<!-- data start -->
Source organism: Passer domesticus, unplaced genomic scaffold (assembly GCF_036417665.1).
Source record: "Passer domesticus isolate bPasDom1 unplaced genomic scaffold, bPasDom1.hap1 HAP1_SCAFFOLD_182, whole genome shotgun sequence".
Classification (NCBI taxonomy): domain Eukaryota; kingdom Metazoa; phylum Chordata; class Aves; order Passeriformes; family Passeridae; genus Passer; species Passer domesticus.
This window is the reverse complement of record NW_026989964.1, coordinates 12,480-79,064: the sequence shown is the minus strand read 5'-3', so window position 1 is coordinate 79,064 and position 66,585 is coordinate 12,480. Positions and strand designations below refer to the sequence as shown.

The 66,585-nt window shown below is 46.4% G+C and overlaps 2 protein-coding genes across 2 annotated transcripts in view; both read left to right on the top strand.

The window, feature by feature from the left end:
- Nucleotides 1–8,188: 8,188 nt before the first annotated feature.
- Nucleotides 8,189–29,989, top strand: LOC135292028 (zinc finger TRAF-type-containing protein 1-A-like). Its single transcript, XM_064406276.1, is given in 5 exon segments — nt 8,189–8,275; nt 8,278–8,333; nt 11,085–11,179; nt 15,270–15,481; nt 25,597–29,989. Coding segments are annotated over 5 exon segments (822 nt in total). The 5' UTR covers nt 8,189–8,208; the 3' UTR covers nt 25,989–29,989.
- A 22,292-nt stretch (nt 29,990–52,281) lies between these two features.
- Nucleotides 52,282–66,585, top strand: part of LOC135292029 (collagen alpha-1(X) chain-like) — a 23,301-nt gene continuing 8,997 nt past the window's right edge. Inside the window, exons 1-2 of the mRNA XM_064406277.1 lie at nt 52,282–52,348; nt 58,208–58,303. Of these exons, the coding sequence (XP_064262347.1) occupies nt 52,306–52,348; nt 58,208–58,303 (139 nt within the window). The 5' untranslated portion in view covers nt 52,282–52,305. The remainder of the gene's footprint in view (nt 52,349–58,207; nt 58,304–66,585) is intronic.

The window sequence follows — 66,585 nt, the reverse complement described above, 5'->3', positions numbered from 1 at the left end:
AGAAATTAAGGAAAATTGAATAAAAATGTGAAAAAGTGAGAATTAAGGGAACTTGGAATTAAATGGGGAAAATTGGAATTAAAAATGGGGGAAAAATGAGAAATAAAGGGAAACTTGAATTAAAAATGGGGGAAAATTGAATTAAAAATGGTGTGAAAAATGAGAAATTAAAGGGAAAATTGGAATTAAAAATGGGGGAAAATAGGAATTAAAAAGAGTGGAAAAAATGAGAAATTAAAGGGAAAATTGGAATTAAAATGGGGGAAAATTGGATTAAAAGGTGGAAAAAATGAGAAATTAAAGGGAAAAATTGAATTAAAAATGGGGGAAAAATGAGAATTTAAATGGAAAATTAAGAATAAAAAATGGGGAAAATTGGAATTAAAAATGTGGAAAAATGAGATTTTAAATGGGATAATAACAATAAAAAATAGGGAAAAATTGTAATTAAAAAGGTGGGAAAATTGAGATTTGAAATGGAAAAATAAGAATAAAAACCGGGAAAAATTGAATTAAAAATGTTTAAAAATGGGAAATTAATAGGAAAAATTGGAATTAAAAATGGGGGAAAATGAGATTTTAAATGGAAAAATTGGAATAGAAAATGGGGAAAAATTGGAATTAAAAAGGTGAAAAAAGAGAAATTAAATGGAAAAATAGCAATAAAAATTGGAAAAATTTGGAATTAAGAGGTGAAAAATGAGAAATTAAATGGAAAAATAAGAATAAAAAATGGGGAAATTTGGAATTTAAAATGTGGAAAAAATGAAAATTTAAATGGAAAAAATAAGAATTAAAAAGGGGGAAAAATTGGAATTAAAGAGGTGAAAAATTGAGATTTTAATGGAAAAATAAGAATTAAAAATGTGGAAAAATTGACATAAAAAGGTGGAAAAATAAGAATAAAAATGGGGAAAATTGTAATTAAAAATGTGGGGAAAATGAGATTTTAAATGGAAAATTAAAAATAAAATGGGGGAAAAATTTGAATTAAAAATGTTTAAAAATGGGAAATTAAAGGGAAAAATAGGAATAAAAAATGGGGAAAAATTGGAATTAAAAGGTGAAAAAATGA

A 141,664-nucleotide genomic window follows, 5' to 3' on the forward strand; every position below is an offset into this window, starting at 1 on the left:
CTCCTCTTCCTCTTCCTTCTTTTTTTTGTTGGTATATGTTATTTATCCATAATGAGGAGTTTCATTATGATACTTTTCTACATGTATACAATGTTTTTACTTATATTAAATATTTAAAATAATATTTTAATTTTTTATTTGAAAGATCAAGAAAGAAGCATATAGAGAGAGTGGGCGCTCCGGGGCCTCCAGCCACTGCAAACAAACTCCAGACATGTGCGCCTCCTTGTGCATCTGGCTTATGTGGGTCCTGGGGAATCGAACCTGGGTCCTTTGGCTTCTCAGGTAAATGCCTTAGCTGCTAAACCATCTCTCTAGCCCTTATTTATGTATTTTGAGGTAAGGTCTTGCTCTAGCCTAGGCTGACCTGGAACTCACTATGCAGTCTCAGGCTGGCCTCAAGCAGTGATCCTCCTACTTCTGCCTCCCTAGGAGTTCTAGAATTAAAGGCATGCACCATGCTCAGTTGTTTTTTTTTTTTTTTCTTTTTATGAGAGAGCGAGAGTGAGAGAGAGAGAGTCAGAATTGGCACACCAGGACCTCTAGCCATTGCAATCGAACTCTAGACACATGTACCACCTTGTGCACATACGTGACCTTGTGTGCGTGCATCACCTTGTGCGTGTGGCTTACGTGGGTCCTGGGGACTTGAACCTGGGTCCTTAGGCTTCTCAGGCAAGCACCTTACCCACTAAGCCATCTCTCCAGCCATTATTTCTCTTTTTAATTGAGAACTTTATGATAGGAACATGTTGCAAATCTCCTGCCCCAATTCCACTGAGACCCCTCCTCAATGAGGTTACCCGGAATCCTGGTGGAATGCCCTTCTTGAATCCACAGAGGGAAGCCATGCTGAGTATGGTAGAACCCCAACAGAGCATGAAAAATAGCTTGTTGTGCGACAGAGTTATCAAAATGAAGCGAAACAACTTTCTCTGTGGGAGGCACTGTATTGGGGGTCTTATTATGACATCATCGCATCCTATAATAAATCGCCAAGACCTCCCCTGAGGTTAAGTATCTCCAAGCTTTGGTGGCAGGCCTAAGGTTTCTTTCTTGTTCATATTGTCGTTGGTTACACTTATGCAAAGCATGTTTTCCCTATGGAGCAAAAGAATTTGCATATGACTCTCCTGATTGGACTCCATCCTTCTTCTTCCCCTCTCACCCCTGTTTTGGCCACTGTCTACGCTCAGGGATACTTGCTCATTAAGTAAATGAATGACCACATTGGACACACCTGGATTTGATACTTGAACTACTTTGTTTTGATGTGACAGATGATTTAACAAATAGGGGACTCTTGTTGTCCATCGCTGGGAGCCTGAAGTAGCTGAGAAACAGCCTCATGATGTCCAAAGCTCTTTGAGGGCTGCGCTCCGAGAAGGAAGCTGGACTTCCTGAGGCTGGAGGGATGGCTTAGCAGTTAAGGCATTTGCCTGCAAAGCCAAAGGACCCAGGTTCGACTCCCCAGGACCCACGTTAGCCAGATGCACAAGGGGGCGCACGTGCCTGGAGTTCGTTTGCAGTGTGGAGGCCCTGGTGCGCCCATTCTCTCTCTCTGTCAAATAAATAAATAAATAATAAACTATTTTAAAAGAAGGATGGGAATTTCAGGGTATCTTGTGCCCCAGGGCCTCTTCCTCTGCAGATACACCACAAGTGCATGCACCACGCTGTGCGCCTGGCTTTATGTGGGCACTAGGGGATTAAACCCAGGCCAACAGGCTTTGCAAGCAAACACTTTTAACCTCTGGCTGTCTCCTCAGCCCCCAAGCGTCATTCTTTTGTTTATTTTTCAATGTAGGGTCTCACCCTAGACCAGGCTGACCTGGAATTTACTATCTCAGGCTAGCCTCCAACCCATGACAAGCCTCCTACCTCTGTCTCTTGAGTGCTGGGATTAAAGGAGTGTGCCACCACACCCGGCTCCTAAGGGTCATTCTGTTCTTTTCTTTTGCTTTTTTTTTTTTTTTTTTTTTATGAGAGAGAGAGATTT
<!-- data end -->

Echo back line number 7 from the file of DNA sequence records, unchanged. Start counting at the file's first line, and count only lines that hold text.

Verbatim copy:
- Nucleotides 1–8,188: 8,188 nt before the first annotated feature.